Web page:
Kurt Kurt Kurt. I wish I could wrap my arms around you and Squeeze. Sounds like You need a Huge Hug & A long bike Ride my Friend. As a rider I know things always look better after you ride out a couple tanks of gas!! As far as the Money. I have the Solution for you. I will be GLAD to take the money of your hands since no Real estate is Selling & my income is non existent lol. I could use a new Motorcycle too. Hell buy us two & I will meet ya halfway to better times! I'm sorry but You CANNOT quit what you started, I can't let you- I have a confession to make. Hello My name is Tara my biker friends call me Taradise & I am a Jax Teller Addict(LMAO) I cannot go without my Jax Fix Kurt. You don't want to see us girls Suffer in pain do you? No I don't think so.(Anytime you might want to give Jax a additional Tara I am a click away"wink") In all seriousness Kurt you have a gift. Don't let the bullshit get in the way of the process or let it ruin such a beautiful thing as the show you have created. Breathe new life into it anyway you can. Ask more crazy Bikers like me & Fans for Show ideas or what they think would be "The Shit" for SOA. Just maybe the fans love & passion we have for the show will bleed back on to you & give you that excitement you had when You first created SAMCRO. I know a man with your extraordinary talent, the fans behind you, & balls the size of Georgia (Anybody that will tell the Hell's angels to kiss his ass) Will Not let your dreams die off for no Bullshit. You WILL find a way to get the Passion to write back & we will be there handing you the Pen. Good luck Kurt & we love ya & SOA. You are NOT alone!!

Tara Healan

Richard Evans said...

You ever want to try something else, maybe writing comicbooks, drop me a line. Trust me, nobody fucks with your comic stories, I guarantee that.
As long as you don't sell the rights to Hollywood.
My contact info should be with my profile here.

R.

Lady Writer said...

I've been there. I feel you. And, I say to you: I'm sending you love and support. I believe in paying it forward, and another filmmaker (writer-director) sent this article to me. I love her for it. Thank you for sharing, and keep pushing. We must maintain a community to be there for each other when the shit hits the fan. And, I'm sure the shit will hit the fan often. Stay strong, and fight for your creative integrity even if it's a guerilla warfare, or viral attack. :)

Anonymous said...

Interesting that you slam Weiner for fighting for the very thing you claim to have lost control of.
Interesting.
Interesting also that for a person who writes a show ostensibly about outcasts, anarchy, and outlaws, you have consistently taken managment's position in other people's contract negotiations, as well as against your fellow writer's during the strike.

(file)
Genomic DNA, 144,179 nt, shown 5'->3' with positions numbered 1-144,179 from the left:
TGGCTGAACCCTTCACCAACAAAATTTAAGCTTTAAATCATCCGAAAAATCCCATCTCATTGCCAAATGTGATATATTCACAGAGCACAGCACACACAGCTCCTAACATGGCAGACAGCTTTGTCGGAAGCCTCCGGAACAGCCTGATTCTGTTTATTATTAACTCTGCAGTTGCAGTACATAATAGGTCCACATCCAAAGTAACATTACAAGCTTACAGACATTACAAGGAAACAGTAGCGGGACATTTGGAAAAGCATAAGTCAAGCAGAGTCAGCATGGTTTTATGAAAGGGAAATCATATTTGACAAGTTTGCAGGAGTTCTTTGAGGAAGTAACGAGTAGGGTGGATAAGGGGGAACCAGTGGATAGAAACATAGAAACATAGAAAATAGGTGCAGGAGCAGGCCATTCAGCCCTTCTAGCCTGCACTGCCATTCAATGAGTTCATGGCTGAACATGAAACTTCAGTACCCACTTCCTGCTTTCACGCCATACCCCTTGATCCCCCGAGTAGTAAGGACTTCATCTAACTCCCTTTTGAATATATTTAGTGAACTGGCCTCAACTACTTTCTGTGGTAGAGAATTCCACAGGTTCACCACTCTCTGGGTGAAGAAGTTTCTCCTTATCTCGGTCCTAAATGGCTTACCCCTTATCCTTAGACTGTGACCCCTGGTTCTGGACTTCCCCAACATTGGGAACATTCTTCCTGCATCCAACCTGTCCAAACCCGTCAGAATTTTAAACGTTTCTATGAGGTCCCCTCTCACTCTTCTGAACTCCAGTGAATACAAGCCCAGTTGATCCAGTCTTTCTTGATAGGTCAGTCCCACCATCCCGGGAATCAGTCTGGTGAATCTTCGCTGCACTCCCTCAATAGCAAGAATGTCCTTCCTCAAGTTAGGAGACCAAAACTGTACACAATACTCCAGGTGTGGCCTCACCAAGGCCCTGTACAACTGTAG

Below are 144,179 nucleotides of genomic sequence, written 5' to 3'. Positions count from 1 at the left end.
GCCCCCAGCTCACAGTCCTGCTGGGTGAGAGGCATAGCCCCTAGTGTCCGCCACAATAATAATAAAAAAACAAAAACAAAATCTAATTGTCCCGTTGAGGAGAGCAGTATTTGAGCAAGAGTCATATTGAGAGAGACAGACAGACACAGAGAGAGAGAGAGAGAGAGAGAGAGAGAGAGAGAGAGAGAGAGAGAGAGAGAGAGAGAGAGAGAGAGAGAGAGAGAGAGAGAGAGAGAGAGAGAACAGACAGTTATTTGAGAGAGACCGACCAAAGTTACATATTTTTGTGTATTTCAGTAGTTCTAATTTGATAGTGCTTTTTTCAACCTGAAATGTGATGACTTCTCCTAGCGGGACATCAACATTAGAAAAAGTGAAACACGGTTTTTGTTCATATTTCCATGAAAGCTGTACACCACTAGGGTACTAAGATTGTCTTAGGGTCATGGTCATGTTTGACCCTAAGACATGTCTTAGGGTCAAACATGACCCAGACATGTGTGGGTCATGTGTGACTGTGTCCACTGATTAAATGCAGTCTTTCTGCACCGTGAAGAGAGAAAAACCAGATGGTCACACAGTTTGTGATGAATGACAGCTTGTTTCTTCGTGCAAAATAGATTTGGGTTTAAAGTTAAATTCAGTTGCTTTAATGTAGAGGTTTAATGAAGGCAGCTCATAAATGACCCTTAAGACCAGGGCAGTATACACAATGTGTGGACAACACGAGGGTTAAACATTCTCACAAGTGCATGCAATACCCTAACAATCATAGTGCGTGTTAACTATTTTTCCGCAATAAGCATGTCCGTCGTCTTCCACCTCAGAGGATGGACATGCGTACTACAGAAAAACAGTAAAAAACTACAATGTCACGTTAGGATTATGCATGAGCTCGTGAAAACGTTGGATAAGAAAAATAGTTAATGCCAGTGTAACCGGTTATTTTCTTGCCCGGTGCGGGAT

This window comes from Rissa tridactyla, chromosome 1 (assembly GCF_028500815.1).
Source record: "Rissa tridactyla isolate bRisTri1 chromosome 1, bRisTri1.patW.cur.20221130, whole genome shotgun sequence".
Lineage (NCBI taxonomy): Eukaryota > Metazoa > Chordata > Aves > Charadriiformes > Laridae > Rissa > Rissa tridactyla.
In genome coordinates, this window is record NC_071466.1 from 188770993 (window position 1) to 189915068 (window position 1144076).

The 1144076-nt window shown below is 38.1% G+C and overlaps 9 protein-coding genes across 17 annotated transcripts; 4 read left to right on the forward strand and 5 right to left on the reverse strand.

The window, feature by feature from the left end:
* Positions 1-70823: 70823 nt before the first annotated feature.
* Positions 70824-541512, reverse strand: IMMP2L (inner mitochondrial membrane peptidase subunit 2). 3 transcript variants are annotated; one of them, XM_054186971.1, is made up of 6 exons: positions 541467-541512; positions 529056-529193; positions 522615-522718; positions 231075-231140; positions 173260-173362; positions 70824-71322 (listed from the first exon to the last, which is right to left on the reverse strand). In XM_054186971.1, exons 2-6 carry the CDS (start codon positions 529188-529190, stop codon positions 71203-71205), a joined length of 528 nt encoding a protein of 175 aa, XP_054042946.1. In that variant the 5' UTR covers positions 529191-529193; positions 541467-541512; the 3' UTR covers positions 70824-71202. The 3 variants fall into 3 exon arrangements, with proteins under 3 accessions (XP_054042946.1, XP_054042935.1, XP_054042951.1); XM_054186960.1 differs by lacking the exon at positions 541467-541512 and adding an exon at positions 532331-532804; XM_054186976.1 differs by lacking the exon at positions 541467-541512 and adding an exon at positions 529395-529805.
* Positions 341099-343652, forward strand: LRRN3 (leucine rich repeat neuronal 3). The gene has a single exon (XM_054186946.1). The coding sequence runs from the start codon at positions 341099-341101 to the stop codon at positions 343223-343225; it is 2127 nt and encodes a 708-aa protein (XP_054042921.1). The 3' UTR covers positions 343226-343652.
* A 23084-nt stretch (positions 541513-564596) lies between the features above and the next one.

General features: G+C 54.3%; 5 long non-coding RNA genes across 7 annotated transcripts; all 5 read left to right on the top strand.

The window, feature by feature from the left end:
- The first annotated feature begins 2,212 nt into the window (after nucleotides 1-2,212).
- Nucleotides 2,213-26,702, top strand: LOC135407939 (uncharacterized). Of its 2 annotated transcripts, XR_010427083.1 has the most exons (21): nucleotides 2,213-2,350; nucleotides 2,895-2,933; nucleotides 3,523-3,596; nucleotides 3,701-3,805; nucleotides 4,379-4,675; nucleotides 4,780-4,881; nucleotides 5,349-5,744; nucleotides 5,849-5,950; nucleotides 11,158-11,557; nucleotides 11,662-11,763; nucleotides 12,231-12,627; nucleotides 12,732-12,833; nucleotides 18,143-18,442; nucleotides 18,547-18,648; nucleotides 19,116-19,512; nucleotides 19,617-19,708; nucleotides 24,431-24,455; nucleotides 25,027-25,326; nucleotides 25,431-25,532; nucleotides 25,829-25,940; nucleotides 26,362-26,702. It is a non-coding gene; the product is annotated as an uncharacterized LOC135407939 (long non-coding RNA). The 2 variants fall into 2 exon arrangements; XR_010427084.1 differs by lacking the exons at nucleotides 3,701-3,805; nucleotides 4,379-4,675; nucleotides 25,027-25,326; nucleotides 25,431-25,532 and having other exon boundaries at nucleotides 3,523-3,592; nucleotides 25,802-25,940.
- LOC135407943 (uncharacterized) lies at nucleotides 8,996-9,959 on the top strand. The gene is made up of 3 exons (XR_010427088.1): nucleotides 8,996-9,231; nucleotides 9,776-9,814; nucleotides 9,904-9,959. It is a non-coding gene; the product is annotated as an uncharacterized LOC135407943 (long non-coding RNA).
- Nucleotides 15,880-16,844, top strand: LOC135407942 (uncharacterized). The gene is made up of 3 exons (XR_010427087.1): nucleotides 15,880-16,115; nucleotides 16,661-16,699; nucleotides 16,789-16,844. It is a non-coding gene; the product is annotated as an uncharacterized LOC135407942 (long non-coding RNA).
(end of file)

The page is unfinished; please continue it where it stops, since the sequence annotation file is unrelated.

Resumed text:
Interesting.
I hope that this is the "first step" in a long journey of realization that judging others exeriences without understanding the nuances of the argument is a one-way ticket to hypocrisy.
Good Luck.

Anonymous said...

Kurt, I would like to preface this comment by stating that I am a young, uneducated fan of your work. I wanted to leave you feedback because I was touched by what you wrote and inspired by your work. I think it is a beautiful thing that you had the courage and tenacity to post your true thoughts, regardless of who would be reading it. I understand what you are saying about creative expressions becoming a profitable medium. It's disgusting and revolting, a representation of our selfish and greedy society but unfortunately it's a part of what our society is as a whole. I applaud you for having grit to share your thoughtS on this. This alone shows that you are crazy and it's the crazy ones that make a difference in this world. This comment is starting to get a little deeper than I intended it to but I guess what I'm trying to say is listen to yourself, walk in only your shoes. It's the product of you doing this that has inspired so many "non-suit-and-tie" people. I hope you find personal fulfillment in whatever you do but don't ever forget to listen to your inner voice, it's usually knows what you truly want.

Anonymous said...

Christ, does anybody read these posts?
Kurt came from the biz, seen the biz, in LA and is wondering why he has limited creative control? Really?
It's a corporate world baby.
It's a soap on bikes. Grandma watched
All my children, I watch Sons. We both like it. New day same formula.
It's TV.